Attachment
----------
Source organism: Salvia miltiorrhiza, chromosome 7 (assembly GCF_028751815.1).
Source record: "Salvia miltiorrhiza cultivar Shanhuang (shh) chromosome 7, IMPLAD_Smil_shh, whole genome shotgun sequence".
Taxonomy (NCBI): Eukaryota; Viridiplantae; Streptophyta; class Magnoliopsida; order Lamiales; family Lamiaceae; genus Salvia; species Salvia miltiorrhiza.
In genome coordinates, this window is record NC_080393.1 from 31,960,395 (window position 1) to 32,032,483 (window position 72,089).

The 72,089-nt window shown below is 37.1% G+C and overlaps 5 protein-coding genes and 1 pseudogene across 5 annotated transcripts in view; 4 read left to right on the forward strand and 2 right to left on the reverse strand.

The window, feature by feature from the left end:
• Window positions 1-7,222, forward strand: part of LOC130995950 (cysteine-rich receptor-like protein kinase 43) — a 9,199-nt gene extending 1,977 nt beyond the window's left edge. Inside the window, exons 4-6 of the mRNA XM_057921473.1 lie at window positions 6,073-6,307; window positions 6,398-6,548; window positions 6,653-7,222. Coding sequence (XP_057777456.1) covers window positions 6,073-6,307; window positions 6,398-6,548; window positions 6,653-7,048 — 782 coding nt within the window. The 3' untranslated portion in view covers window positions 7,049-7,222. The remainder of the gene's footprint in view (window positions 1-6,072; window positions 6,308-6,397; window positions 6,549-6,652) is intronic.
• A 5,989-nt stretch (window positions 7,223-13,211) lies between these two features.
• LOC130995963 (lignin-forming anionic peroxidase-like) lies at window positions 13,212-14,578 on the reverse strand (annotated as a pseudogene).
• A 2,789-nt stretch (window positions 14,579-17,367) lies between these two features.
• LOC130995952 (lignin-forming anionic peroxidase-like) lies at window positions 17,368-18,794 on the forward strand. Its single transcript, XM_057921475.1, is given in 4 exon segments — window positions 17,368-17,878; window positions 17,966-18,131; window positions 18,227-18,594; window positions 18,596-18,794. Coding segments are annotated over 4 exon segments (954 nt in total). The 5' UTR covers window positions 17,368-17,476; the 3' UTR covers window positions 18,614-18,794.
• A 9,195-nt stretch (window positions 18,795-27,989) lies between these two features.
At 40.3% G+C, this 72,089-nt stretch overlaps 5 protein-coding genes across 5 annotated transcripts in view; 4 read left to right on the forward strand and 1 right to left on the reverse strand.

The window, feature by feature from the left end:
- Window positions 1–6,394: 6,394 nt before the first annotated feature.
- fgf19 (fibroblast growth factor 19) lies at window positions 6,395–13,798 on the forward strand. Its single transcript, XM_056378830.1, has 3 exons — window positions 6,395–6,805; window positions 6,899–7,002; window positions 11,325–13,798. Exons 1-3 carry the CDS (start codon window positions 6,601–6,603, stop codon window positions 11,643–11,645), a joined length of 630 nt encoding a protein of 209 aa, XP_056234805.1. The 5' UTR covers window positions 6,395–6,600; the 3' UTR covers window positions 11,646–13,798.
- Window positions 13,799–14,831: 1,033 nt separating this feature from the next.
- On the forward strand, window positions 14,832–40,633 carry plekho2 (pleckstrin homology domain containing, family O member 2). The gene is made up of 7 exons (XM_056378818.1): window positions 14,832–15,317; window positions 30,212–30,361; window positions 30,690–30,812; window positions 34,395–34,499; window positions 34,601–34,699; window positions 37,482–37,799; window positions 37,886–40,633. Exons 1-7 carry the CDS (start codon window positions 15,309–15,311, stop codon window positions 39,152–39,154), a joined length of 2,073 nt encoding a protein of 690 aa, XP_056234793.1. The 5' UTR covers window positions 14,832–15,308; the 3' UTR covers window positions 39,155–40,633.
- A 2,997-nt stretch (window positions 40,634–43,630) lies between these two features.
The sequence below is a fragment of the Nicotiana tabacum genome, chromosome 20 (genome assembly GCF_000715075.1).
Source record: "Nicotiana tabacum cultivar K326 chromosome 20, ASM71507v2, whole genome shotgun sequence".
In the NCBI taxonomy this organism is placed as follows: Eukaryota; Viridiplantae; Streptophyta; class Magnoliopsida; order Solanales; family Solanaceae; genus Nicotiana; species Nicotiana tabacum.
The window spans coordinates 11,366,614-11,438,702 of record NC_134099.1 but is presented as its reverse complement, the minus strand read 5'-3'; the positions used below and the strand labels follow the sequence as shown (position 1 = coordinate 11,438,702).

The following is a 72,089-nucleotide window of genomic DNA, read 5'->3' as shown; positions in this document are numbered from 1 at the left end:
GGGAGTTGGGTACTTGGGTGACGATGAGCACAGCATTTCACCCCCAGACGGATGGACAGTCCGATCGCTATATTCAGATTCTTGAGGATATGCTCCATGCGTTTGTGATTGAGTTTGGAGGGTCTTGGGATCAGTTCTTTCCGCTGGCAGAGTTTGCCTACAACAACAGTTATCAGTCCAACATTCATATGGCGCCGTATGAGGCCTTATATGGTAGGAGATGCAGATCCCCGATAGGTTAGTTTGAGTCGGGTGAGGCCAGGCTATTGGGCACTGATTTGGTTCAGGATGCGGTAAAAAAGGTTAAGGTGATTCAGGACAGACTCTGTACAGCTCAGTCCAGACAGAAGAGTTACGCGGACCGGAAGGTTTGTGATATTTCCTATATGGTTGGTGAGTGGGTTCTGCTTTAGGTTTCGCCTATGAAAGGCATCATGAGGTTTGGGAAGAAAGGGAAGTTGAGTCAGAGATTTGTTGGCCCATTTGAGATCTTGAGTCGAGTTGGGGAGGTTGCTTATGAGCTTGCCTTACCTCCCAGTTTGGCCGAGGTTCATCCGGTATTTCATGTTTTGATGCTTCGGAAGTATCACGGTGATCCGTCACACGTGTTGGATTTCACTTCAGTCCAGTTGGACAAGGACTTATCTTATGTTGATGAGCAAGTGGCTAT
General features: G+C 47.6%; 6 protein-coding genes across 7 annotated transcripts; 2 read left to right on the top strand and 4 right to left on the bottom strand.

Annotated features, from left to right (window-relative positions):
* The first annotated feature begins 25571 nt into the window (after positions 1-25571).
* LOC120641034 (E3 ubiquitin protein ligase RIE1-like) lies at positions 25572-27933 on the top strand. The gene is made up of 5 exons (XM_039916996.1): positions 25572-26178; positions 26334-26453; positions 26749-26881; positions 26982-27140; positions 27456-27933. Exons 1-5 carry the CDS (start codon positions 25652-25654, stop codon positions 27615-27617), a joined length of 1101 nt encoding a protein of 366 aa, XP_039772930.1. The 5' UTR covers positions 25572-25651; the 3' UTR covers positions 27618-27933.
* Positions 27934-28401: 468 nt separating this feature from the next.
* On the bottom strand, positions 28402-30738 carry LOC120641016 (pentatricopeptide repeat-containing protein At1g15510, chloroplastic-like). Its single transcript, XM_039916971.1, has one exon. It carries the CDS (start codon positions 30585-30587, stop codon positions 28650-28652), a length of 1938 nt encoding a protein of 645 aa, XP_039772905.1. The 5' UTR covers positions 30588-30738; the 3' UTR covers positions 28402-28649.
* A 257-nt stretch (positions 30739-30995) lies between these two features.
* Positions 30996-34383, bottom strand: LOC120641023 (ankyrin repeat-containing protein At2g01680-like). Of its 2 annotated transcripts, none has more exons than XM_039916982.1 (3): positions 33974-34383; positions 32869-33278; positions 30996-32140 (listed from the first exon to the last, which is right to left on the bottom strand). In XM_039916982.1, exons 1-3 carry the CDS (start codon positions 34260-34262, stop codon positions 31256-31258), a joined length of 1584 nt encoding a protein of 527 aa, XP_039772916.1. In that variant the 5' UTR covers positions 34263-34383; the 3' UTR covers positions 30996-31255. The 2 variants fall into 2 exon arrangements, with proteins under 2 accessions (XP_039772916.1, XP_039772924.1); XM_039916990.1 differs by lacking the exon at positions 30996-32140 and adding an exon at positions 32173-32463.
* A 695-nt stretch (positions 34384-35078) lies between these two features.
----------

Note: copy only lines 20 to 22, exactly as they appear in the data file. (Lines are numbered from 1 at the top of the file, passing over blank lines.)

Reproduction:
The sequence below is a fragment of the Nicotiana tabacum genome, chromosome 20 (genome assembly GCF_000715075.1).
Source record: "Nicotiana tabacum cultivar K326 chromosome 20, ASM71507v2, whole genome shotgun sequence".
In the NCBI taxonomy this organism is placed as follows: Eukaryota; Viridiplantae; Streptophyta; class Magnoliopsida; order Solanales; family Solanaceae; genus Nicotiana; species Nicotiana tabacum.